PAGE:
The latest feature in Google+ marks an effort to make the social network more popular as a destination.
While Google+ has been a relatively quiet corner of the Web, the site has definitely attracted some close-knit groups. Photographers, in particular, have gravitated to the site, finding it an effective way to share their work with a large, receptive audience.
Now Google is introducing a feature that the company hopes will spur more groups to make Google+ their social network of choice. Google+ Communities, which will integrate group functions into the social network, are rolling out across the site today.
"We see Google+ Communities as the next logical step for groups of people that have already formed on Google+, and those yet to form," Bradley Horowitz, Google+ vice president for product, told CNET in an e-mail. "From the beginning of Google+ we've seen communities grow organically on the platform. Photographers, chefs, knitters, techies, you name it, they're all people who have come together to talk about the things they really care about."
Last week, CNET wrote about how Google+ can succeed even if it never becomes a top Web destination. But the company says it's gaining momentum: Google announced today that 500 million people have created profiles, 235 million people have used at least one of its features (like +1'ing a Web page), and 135 million visit plus.google.com monthly. (That's up from 100 million in September.)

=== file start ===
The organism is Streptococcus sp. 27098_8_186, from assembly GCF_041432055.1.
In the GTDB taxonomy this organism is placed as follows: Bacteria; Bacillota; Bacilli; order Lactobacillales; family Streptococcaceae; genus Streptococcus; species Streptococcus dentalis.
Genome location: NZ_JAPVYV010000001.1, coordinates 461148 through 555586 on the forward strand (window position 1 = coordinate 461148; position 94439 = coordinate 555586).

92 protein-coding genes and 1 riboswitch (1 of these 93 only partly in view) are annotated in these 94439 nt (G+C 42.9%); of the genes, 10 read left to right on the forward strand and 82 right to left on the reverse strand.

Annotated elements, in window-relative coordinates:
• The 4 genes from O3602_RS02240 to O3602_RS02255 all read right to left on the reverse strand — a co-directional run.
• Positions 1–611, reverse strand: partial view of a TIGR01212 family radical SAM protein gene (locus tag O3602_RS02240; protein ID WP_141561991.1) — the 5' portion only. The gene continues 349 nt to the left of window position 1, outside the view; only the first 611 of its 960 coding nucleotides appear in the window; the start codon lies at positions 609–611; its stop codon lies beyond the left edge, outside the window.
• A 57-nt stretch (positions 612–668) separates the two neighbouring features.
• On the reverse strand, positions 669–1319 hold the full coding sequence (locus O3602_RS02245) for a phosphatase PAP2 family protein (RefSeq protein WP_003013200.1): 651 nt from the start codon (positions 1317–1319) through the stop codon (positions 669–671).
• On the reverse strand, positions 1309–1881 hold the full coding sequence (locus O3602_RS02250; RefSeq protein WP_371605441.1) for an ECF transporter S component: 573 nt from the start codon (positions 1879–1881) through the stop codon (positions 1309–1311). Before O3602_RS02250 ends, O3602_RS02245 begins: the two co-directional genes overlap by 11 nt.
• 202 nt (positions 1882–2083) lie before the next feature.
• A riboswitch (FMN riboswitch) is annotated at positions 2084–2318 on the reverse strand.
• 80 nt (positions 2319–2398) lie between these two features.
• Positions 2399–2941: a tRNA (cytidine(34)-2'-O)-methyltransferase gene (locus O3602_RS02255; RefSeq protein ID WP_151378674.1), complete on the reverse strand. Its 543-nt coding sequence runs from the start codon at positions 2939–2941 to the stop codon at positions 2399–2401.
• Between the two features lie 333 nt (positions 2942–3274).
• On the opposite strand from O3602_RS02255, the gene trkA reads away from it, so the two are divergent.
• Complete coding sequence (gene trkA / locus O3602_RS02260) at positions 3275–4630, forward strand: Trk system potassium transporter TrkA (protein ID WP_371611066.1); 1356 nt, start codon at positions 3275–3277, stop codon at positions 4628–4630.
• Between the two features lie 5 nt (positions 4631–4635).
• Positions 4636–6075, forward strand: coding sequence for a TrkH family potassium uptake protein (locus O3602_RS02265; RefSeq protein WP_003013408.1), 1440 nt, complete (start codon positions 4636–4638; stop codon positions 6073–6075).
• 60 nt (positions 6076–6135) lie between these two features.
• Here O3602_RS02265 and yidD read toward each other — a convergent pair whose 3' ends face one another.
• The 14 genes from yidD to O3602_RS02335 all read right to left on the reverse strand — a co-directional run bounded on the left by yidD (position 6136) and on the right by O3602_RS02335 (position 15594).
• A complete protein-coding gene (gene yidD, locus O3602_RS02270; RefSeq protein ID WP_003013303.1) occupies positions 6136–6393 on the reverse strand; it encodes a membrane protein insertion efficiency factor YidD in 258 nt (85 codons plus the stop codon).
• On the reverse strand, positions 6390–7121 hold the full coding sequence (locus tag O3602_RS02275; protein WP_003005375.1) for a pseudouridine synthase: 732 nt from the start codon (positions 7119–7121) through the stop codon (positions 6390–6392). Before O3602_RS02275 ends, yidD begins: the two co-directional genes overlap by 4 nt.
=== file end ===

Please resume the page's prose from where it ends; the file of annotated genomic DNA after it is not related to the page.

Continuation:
The one stat Google didn't release: how many minutes a day active users are spending on Google+. Increased engagement remains a high priority for Google executives, and today's update reflects that.
Communities offer a straightforward group experience that will be familiar to anyone who has used a Web-based groups product before. Groups have been part of the Web more or less since the beginning, evolving out of Usenet to more fully featured, graphically rich groups that could be easily used by churches, amateur sports teams, and book clubs. All the Web giants offer some kind of groups product -- including Google itself, which introduced Google Groups in 2001. The company will continue to support Google Groups, a spokesperson said.
Most recently, Facebook and Microsoft have introduced robust group offerings. Regardless of the company that built it, the groups products tend to offer similar functions: shared files, photos, and calendars, along with the ability to notify everyone in the group by sending a single message.
Groups with a twist
Communities bring a couple of Google+ twists to the genre, including the ability to host Hangout video chats with community members and use the Events calendar feature, which beyond basic planning lets attendees share photos from events more easily.
An interesting twist in Communities is that users can share links to their groups directly from the Web, using the +1 buttons that are now ubiquitous around the Web. Clicking +1 will bring up a box similar to the one you're used to, but with the added option to share the link with any groups to which you belong.
Communities can be created with four different privacy labels. One is totally private and can't be found through search; one is private but searchable; a third is public but requires moderator approval to begin posting; the last option is totally public, with all members able to post. On communities with privacy settings enabled, administrators can add moderators and add and remove members.
Posts within the group will show up in users' main Google+ feeds, as well as the dedicated page for that community.
Below is a video from Google that explains Communities. Later today, you can visit the homepage here.